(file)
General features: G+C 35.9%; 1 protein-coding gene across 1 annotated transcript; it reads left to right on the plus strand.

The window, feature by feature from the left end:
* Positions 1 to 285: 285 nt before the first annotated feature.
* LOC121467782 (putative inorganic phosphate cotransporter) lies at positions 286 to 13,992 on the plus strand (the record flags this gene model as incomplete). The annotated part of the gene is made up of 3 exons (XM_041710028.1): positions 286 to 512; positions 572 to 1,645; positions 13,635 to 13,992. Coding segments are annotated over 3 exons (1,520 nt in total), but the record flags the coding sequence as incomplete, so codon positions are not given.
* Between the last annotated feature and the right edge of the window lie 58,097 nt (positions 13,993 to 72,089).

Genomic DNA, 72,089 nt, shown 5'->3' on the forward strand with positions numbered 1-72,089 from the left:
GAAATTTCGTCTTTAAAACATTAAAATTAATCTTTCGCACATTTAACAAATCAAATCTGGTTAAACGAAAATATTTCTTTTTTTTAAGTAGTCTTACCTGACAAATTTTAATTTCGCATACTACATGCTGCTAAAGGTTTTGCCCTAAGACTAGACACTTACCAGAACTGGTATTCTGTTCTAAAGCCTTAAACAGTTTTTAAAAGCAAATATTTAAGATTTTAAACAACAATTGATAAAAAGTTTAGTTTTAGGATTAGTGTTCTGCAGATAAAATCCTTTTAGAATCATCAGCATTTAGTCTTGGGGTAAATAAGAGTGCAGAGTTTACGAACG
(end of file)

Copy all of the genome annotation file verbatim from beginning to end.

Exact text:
General features: G+C 35.9%; 1 protein-coding gene across 1 annotated transcript; it reads left to right on the plus strand.

The window, feature by feature from the left end:
* Positions 1 to 285: 285 nt before the first annotated feature.
* LOC121467782 (putative inorganic phosphate cotransporter) lies at positions 286 to 13,992 on the plus strand (the record flags this gene model as incomplete). The annotated part of the gene is made up of 3 exons (XM_041710028.1): positions 286 to 512; positions 572 to 1,645; positions 13,635 to 13,992. Coding segments are annotated over 3 exons (1,520 nt in total), but the record flags the coding sequence as incomplete, so codon positions are not given.
* Between the last annotated feature and the right edge of the window lie 58,097 nt (positions 13,993 to 72,089).

Genomic DNA, 72,089 nt, shown 5'->3' on the forward strand with positions numbered 1-72,089 from the left:
GAAATTTCGTCTTTAAAACATTAAAATTAATCTTTCGCACATTTAACAAATCAAATCTGGTTAAACGAAAATATTTCTTTTTTTTAAGTAGTCTTACCTGACAAATTTTAATTTCGCATACTACATGCTGCTAAAGGTTTTGCCCTAAGACTAGACACTTACCAGAACTGGTATTCTGTTCTAAAGCCTTAAACAGTTTTTAAAAGCAAATATTTAAGATTTTAAACAACAATTGATAAAAAGTTTAGTTTTAGGATTAGTGTTCTGCAGATAAAATCCTTTTAGAATCATCAGCATTTAGTCTTGGGGTAAATAAGAGTGCAGAGTTTACGAACG